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Can Few Rate Hikes Reverse the Impact of Trillion Dollars

Almost everyone related to the financial sector is waiting to see how aggressive central banks act in the front of the rate hike and liquidity tightening as almost all major countries' meetings are due this month.


On the top of the list is of course Federal Reserve Bank that is estimated to increase rates by 50 basis points and start asset reduction of $47.5 Bn on 15th June. It is not only the most eager event but the same week around $3.2 trillion notional value of options expires on 17th June.


But really can these few percentage points increases in rates bring down the impact of the trillion dollars that were pushed into the system for almost twenty months. Most likely yes and there is a chance it can even create a large negative impact if aggression is not a controlled one.


To put some perspective on it, a recent report mentioned that an average earner with a 738 credit score and annual income up to $250,000 is living paycheque to paycheque. This is not only scary but an economic time bomb in itself.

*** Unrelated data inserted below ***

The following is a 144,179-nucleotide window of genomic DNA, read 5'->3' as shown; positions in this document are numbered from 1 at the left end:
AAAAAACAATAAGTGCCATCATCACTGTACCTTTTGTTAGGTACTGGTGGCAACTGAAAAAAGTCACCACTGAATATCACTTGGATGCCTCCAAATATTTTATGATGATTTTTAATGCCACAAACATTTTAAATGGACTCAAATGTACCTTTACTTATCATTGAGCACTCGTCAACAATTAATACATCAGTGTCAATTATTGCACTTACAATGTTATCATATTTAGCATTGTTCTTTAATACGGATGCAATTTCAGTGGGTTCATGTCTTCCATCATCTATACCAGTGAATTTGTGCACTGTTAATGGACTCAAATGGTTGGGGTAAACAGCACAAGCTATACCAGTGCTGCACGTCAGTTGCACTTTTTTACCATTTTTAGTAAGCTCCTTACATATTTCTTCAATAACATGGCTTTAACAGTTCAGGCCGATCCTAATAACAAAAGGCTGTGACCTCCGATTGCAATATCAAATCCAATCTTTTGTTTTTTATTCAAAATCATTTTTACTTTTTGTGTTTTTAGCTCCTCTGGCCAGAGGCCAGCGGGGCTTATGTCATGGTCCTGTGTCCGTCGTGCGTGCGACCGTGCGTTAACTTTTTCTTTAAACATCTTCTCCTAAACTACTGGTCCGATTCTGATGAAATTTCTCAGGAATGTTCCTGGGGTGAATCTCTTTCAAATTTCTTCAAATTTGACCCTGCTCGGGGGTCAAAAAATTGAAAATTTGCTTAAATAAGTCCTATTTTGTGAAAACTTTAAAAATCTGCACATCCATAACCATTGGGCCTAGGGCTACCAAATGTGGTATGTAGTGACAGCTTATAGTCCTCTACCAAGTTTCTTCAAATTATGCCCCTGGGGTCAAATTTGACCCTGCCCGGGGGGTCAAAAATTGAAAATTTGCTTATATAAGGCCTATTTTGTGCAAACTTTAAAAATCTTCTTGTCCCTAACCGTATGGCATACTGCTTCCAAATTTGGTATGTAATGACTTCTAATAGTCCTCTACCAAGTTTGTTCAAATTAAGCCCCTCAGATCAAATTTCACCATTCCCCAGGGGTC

The trend of YOLO(You Only Live Once) has made most middle-aged earners into higher spenders with lower savings and highly leveraged. These individuals run balance sheets similar to zombie companies (the company that cannot pay its interest). In this scenario, an interest rate increase from 0.5% to 1.5% within two months will be a 200% increase in their interest obligation.


This will incrementally have one of the two outcomes, either they pay the debt due out of saving or credit card leading to lower or no savings and further debt. The other option and most chronic in times of stress become the default and this would spiral into chaos. Both of these outcomes will lead to consumer-driven inflation lower in near future but not the energy and food inflation that will accelerate in September this year.

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